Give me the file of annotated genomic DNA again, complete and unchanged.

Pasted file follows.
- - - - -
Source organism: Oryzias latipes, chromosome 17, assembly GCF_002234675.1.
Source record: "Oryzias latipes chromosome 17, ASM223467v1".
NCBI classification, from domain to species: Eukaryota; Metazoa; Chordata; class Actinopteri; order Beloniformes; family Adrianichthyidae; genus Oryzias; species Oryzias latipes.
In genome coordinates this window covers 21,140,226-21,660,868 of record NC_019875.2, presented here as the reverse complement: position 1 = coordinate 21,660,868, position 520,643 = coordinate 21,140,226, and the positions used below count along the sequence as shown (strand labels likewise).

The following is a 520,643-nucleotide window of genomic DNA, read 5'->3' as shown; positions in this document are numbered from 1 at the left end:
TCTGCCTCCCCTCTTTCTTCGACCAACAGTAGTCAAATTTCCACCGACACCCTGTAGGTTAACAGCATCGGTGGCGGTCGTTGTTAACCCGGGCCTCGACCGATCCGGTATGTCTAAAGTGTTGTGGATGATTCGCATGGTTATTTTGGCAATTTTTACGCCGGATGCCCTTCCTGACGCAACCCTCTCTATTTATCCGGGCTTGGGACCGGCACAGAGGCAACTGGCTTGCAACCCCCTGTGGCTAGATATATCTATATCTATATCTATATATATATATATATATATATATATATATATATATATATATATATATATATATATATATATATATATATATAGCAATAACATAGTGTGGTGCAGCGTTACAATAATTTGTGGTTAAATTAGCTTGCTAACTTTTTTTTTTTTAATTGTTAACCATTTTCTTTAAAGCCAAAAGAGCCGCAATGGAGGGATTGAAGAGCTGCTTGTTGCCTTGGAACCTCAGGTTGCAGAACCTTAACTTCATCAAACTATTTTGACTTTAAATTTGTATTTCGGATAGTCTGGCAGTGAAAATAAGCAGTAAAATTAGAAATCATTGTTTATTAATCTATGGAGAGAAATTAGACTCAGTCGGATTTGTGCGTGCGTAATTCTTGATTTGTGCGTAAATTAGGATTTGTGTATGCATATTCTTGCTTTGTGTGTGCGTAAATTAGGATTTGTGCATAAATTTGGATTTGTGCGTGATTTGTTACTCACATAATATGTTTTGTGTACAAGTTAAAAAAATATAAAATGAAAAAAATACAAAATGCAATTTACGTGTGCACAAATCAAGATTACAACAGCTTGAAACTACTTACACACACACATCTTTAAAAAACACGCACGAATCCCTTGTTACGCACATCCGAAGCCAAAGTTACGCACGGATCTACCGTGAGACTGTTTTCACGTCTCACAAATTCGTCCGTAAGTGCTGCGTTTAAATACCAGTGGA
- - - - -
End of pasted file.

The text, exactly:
Source organism: Oryzias latipes, chromosome 17, assembly GCF_002234675.1.
Source record: "Oryzias latipes chromosome 17, ASM223467v1".
NCBI classification, from domain to species: Eukaryota; Metazoa; Chordata; class Actinopteri; order Beloniformes; family Adrianichthyidae; genus Oryzias; species Oryzias latipes.
In genome coordinates this window covers 21,140,226-21,660,868 of record NC_019875.2, presented here as the reverse complement: position 1 = coordinate 21,660,868, position 520,643 = coordinate 21,140,226, and the positions used below count along the sequence as shown (strand labels likewise).

The following is a 520,643-nucleotide window of genomic DNA, read 5'->3' as shown; positions in this document are numbered from 1 at the left end:
TCTGCCTCCCCTCTTTCTTCGACCAACAGTAGTCAAATTTCCACCGACACCCTGTAGGTTAACAGCATCGGTGGCGGTCGTTGTTAACCCGGGCCTCGACCGATCCGGTATGTCTAAAGTGTTGTGGATGATTCGCATGGTTATTTTGGCAATTTTTACGCCGGATGCCCTTCCTGACGCAACCCTCTCTATTTATCCGGGCTTGGGACCGGCACAGAGGCAACTGGCTTGCAACCCCCTGTGGCTAGATATATCTATATCTATATCTATATATATATATATATATATATATATATATATATATATATATATATATATATATATATATATATATATATATAGCAATAACATAGTGTGGTGCAGCGTTACAATAATTTGTGGTTAAATTAGCTTGCTAACTTTTTTTTTTTTAATTGTTAACCATTTTCTTTAAAGCCAAAAGAGCCGCAATGGAGGGATTGAAGAGCTGCTTGTTGCCTTGGAACCTCAGGTTGCAGAACCTTAACTTCATCAAACTATTTTGACTTTAAATTTGTATTTCGGATAGTCTGGCAGTGAAAATAAGCAGTAAAATTAGAAATCATTGTTTATTAATCTATGGAGAGAAATTAGACTCAGTCGGATTTGTGCGTGCGTAATTCTTGATTTGTGCGTAAATTAGGATTTGTGTATGCATATTCTTGCTTTGTGTGTGCGTAAATTAGGATTTGTGCATAAATTTGGATTTGTGCGTGATTTGTTACTCACATAATATGTTTTGTGTACAAGTTAAAAAAATATAAAATGAAAAAAATACAAAATGCAATTTACGTGTGCACAAATCAAGATTACAACAGCTTGAAACTACTTACACACACACATCTTTAAAAAACACGCACGAATCCCTTGTTACGCACATCCGAAGCCAAAGTTACGCACGGATCTACCGTGAGACTGTTTTCACGTCTCACAAATTCGTCCGTAAGTGCTGCGTTTAAATACCAGTGGA